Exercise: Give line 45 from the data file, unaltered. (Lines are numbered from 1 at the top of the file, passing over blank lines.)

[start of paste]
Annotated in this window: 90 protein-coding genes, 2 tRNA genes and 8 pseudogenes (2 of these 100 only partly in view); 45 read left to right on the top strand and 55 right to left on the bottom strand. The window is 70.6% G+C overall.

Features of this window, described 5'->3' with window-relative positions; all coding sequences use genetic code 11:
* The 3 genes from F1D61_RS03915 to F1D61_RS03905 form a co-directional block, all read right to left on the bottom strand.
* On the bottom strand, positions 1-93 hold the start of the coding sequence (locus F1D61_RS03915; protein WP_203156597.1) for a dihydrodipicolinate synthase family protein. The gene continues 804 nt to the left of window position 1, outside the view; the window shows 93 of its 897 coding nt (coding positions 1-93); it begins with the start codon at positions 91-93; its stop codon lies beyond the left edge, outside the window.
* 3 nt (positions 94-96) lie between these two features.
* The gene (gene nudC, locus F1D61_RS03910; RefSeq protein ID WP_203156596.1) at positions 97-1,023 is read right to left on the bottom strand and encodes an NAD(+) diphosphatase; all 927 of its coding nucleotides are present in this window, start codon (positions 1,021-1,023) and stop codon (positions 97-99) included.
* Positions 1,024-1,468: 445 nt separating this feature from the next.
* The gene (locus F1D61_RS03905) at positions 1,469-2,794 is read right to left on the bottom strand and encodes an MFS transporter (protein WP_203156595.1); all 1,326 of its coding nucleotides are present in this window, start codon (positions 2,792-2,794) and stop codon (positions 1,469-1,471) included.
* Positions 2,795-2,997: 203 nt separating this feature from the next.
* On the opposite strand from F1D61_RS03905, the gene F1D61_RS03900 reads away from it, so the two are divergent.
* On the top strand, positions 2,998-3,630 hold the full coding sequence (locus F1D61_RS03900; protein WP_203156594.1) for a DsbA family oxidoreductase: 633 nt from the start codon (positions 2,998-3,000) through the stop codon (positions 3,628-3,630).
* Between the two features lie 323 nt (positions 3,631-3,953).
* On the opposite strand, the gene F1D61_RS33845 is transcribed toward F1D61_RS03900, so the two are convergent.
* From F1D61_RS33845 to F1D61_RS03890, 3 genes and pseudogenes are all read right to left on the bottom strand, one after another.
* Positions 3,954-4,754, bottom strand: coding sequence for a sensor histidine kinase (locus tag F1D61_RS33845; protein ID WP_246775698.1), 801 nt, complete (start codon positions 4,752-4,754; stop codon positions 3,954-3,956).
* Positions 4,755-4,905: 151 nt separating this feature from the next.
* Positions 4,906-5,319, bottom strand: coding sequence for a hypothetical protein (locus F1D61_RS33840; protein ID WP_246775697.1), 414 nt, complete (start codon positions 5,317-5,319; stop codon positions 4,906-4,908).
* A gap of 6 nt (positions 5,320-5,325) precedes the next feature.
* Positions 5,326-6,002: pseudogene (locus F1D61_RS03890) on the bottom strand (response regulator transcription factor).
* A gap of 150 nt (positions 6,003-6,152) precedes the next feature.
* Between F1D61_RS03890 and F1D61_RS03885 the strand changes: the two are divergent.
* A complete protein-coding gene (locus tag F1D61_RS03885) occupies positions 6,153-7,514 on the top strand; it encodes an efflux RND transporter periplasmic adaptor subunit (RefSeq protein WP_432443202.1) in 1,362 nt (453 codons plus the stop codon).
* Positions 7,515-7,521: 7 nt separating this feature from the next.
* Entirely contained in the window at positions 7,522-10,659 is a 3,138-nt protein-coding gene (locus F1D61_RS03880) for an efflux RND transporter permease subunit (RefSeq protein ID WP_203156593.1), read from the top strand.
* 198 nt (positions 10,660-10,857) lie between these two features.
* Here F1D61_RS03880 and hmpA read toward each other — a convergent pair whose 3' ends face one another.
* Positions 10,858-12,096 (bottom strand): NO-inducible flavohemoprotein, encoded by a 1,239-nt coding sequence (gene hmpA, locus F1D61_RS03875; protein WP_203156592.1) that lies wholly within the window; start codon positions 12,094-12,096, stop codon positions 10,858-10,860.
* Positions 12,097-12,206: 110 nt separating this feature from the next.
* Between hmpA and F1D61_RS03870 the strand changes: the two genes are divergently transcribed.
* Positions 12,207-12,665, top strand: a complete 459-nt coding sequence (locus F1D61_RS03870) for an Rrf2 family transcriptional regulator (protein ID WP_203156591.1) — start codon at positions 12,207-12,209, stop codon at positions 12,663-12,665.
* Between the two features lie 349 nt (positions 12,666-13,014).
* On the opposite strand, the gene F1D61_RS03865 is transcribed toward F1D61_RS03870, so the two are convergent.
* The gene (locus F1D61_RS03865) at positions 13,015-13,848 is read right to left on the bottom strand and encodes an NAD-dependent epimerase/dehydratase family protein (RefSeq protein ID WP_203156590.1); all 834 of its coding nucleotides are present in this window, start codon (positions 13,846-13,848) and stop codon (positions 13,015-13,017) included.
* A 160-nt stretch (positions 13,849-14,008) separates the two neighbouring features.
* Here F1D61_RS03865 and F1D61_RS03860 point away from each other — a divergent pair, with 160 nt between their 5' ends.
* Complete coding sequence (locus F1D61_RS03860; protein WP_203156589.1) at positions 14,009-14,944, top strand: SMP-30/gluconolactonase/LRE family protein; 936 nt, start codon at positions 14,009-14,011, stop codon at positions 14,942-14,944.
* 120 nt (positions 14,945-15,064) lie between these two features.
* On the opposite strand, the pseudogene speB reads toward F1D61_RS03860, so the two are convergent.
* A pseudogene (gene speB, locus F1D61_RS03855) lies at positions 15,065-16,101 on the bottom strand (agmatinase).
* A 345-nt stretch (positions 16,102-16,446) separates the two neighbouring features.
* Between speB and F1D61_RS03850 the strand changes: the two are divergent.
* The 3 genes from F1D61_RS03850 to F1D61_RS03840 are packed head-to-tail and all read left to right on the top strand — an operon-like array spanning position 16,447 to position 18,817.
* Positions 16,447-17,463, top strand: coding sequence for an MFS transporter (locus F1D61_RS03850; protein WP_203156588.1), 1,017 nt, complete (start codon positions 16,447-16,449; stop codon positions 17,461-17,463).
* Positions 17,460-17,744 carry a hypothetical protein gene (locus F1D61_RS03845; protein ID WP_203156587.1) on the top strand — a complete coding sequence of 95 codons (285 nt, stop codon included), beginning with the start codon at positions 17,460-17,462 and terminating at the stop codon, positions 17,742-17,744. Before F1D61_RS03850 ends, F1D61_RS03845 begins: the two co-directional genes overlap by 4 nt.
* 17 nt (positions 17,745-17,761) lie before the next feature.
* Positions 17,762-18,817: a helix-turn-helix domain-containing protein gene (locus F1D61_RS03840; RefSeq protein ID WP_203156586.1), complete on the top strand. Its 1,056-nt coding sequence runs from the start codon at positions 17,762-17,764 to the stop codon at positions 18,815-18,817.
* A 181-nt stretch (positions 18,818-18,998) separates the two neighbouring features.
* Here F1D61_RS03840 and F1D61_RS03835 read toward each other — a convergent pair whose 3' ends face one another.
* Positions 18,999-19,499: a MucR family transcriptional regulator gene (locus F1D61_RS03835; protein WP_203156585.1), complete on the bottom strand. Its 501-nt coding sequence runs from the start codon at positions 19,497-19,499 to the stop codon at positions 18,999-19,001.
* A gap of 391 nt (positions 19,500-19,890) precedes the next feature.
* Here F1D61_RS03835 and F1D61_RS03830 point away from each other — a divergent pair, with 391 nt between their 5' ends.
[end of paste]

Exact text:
* 17 nt (positions 17,745-17,761) lie before the next feature.